Letters to the editor: Aug. 21, 2018


I purchased a new 2018 Tesla all-electric vehicle this year. The Texas Commission on Environmental Quality’s Texas Emissions Reduction Plan program offers $2,500 rebates on new electric vehicles. The rebate’s mission is to encourage residents to buy clean energy vehicles (tceq.texas.gov/airquality/terp).

Teslas are not eligible for this rebate because of their business model. Because customized orders are placed directly with the manufacturer online and Tesla stores are not allowed to take orders, it’s considered an out-of-state sale, meaning they are ineligible. Unfair!

LIDA JENNEY, MANCHACA

I have the perfect name for the new soccer stadium: Screw U Crew. Because that is exactly what has happened to the average tax-paying citizen.

Our liberal City Council under the direction, guidance, and influence of our “esteemed” mayor, Steve Adler, have pulled off another slam to those of us who bear the burden of financing (tax-free) entities such as the recent approval of the use of McKalla Place property. When is enough, enough?

JOAN JOHNSON, AUSTIN

Thank you, Bill McRaven, for giving up what you and everyone else that leaves a government position should do. As a private citizen, you and others like you have no business meddling (security clearance) in the nation’s business.

You did your time, thank you very much, but now someone else is in charge. As the saying goes, lead, follow or get out of the way. If you don’t like the way things are going, run for office. Otherwise, show up at the polls and cast your vote like the rest of us.

JOHN LEFNER, AUSTIN

Kudos to Bill McRaven. He said what I wished I could say. He is a hero in my eyes, and I believe he says what I am thinking. I don’t have as much at stake as he does, but I am so proud of him for his courage to tell it like it is.

ROBERT BYRAM, AUSTIN

Re: Aug. 13 commentary, “Two views: ‘Red flag’ law makes us vulnerable to ‘thought police.’

Rachel Malone’s contribution to the gun debate is just another serving of the usual National Rifle Association/GOP-style baloney.

Simply put, she speaks for people who would rather have free and unfettered access to guns than have living children. They have made their choice, and we all must live with it.

Make America Great Again?

MARK MCCARTHY, ROUND ROCK

Regarding the debate over Confederate and pioneer statues, unfortunately, this is our history. Every country has moments in history that they regret. We should not apply 2018 thinking into the hearts and minds of people who suffered through our country’s growing pains; they did what they thought was right at the time.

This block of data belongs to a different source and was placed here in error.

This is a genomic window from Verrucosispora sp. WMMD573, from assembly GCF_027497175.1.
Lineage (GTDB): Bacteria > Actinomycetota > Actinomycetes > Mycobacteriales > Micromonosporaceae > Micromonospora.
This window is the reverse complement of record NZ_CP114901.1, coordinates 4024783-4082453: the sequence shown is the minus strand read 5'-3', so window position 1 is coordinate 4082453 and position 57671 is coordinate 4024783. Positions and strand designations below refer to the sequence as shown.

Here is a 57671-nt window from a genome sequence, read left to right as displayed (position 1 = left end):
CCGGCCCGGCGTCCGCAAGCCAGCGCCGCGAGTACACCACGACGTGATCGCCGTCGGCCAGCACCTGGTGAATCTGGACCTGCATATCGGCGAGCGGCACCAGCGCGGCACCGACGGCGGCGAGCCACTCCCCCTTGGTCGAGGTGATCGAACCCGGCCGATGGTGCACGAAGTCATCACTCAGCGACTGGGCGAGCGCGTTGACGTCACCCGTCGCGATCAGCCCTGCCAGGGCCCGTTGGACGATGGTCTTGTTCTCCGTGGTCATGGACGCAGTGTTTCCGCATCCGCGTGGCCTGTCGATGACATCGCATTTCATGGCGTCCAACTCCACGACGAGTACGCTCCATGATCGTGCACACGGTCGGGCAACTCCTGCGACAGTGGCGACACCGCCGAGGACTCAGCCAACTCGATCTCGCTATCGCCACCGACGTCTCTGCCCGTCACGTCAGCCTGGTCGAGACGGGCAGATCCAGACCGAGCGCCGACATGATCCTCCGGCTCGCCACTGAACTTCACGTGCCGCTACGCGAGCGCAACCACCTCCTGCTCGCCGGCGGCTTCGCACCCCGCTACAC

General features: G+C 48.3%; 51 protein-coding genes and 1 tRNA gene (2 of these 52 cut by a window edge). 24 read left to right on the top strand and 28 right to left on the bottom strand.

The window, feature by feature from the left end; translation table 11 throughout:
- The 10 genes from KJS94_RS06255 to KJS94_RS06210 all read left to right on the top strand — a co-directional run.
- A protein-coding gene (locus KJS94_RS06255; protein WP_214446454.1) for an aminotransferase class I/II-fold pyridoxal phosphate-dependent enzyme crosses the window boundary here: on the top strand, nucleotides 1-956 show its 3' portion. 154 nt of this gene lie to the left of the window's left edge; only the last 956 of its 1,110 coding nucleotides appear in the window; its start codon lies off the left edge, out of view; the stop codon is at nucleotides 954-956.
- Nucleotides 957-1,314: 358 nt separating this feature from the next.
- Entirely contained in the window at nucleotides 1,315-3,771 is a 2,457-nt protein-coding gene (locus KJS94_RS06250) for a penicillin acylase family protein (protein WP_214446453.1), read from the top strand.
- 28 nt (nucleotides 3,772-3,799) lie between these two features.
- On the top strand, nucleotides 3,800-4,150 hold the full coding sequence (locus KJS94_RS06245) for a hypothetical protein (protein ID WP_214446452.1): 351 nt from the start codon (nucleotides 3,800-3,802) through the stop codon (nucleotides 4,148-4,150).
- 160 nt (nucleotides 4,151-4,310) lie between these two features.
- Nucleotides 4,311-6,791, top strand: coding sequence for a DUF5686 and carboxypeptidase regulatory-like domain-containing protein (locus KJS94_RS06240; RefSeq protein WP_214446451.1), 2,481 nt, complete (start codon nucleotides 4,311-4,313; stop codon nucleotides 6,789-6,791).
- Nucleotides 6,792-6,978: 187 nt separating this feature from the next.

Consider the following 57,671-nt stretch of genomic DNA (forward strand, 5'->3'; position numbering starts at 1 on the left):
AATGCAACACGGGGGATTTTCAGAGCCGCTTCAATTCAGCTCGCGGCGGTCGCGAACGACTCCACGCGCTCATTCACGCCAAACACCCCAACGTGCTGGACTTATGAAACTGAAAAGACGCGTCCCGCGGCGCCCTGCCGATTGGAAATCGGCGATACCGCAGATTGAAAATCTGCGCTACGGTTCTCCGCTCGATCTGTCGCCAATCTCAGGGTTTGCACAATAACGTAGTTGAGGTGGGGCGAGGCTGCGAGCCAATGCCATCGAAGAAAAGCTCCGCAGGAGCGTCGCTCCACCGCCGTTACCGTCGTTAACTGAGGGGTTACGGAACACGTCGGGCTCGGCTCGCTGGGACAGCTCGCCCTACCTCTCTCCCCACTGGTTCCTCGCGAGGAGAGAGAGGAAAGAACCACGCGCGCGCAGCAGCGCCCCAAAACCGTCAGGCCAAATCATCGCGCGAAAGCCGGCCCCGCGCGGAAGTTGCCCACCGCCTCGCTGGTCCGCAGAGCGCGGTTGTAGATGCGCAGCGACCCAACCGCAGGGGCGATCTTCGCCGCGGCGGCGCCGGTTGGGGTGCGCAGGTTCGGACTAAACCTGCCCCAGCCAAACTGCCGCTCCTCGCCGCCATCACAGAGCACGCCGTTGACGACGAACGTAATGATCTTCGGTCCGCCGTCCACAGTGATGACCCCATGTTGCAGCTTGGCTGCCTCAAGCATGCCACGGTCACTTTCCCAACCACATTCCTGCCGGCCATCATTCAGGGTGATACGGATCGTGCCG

We should not try to rewrite or ignore our history by removing it — but celebrate that we have learned from past misjudgments and no longer feel or act this way. Taking down statues all over the country won’t change the history, but it would eliminate a source of discussion for the next generation to see how far we have come.

ANNETTE BROWN, LAKEWAY

Re: Aug. 16 commentary, “Journalists are watchdog neighbors, not enemy of the people.

Regarding Statesman editorial “Journalists are watchdogs — and your neighbors, too,” that headline is so true. The code of ethics of the Society of Professional Journalists is, “Seek truth and report it.”

When journalists don’t seek the truth but instead report the opinions of others, these so-called journalists become political propagandists. Americans love the truth. As a West Point graduate, I want the truth. Sadly, the media does not provide the truth.

SEL GRAHAM, AUSTIN

Re: Aug. 16 commentary, “Journalists are watchdog neighbors, not enemy of the people.

It is a shame that some of your readers dismiss local stories and have lost their confidence in your news reporting. It’s not that readers are uncomfortable with your stories, but it is your lies that make readers turn away.

Blaming the president on the current state of the press is not going to fix it.

CARMEN TONNE PFLUGERVILLE, TEXAS



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